In 2015, Paul settled on a plan to defeat ISIS by arming the Kurds and promising them a country: “I think they would fight like hell if we promised them a country.”
The Kurds did fight like hell: 11,000 died fighting ISIS. But this week, President Trump decided it was not worth keeping 100 or fewer U.S. troops in northern Syria to deter a Turkish attack on America’s Kurdish allies. Rand Paul loudly cheered him on.
On Wednesday, I noted Paul’s 2015 comments about promising the Kurds their own country on the Corner, and on Thursday Senator Paul responded with a statement emailed by his communications director. “I did and still do support a homeland for the Kurds — in Iraq — anyone who conflates the Kurds in Turkey, Syria, Iraq, and Iran into one simple homogenous, easily solvable problem is either naive or disingenuous,” Paul said in the statement.
For the record, I never conflated the Kurds in Turkey, Syria, Iraq, and Iran “into one simple homogenous, easily solvable problem.” My post simply pointed out that Paul had gone from promising to reward the Kurds who would fight ISIS with their own country to cheering on a decision to merely move — but not bring home — 100 or fewer U.S. troops in order to enable Turkey’s plan to slaughter America’s Kurdish allies.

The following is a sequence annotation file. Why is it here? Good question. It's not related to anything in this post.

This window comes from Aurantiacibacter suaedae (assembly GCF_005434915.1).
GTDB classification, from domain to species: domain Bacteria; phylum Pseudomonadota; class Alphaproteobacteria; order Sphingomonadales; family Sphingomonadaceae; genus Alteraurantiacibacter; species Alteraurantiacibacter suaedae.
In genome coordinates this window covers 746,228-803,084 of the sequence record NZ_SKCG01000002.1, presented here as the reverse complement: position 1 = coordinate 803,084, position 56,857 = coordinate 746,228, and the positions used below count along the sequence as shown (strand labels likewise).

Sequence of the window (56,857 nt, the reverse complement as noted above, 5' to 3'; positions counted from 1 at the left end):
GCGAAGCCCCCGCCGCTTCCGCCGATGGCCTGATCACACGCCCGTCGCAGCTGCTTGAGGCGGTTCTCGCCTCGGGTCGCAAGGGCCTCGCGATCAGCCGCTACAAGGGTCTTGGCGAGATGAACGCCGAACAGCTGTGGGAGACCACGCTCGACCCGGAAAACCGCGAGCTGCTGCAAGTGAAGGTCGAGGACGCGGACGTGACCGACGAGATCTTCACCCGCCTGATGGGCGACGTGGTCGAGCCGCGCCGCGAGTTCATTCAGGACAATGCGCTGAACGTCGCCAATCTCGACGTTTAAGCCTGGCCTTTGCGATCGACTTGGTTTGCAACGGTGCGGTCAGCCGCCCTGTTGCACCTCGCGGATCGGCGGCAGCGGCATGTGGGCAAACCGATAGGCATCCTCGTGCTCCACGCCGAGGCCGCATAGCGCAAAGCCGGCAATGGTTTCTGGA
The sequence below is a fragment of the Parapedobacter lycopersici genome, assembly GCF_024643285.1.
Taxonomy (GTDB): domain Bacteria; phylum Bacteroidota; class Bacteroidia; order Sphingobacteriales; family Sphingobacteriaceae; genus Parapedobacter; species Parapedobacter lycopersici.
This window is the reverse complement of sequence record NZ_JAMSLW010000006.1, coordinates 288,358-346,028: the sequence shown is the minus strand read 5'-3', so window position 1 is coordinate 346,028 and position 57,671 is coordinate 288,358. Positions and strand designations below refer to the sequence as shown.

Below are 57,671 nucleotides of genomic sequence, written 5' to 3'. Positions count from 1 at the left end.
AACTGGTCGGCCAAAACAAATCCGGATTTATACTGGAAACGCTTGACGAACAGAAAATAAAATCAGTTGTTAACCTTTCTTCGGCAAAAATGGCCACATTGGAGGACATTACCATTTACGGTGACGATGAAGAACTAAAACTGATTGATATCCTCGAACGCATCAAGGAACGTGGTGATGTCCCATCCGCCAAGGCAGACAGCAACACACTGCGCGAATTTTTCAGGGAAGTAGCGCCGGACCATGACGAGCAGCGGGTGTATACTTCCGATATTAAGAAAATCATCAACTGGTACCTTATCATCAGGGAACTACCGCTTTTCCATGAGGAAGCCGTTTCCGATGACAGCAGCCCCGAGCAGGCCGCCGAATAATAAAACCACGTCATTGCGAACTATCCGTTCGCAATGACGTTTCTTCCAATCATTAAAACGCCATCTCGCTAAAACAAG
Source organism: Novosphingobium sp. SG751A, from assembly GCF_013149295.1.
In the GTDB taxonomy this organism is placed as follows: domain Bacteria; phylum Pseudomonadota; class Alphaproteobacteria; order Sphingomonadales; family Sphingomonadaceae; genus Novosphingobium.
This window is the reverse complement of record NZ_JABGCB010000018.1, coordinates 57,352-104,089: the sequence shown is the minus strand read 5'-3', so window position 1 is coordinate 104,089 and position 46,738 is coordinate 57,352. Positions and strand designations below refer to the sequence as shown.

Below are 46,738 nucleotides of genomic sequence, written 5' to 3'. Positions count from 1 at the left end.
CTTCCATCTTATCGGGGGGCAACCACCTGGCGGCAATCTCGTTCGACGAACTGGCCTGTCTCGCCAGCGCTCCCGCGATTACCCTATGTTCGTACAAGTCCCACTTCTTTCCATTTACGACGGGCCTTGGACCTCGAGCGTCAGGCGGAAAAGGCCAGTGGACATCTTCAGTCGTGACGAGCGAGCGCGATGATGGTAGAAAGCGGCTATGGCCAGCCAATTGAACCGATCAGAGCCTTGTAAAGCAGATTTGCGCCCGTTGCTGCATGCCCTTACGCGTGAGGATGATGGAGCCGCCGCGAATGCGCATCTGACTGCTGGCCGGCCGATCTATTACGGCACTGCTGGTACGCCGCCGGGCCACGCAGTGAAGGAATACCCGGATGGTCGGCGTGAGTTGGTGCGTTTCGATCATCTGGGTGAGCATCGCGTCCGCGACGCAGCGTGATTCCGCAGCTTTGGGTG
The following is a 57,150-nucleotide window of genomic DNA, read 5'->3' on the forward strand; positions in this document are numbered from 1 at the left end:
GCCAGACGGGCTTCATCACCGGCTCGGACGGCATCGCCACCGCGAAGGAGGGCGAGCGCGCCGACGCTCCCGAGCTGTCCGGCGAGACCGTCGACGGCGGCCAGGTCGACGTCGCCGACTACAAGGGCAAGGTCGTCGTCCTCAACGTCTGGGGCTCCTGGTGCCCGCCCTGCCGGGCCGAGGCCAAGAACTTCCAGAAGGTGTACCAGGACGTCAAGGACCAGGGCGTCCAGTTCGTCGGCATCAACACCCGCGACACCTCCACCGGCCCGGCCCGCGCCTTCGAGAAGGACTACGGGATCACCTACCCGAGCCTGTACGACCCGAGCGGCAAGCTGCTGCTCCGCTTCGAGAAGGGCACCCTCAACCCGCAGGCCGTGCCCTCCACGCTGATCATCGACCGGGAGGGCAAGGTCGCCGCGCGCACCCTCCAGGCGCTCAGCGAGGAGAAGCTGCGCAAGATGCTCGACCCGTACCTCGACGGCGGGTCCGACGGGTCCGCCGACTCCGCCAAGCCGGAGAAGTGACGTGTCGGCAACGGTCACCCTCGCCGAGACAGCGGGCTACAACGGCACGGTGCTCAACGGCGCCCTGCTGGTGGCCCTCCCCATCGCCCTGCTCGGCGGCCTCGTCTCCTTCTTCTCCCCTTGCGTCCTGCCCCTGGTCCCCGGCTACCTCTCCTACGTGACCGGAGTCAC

Senator Paul still supports a Kurdish homeland in Iraq, he says. But many of the Kurds who fought the Islamic State of Iraq and Syria live in Syria, not just Iraq. What do we owe them?
Did we owe them better than abruptly pulling out 100 troops whose presence kept Turkey at bay? Does it really stand to reason that just because Turkey is a member of NATO we needed to do them a solid and abandon our battlefield allies who suffered more than 10,000 deaths in recent years in a war against one of America’s worst enemies?
Won’t abandoning the Kurds make it more difficult for America to recruit allies in the future to fight our enemies, undermining a key objective of interventionists and non-interventionists alike? Wouldn’t fulfilling Paul’s promise to help stand up a Kurdish country involve a much greater American commitment than keeping 100 U.S. troops in northern Syria?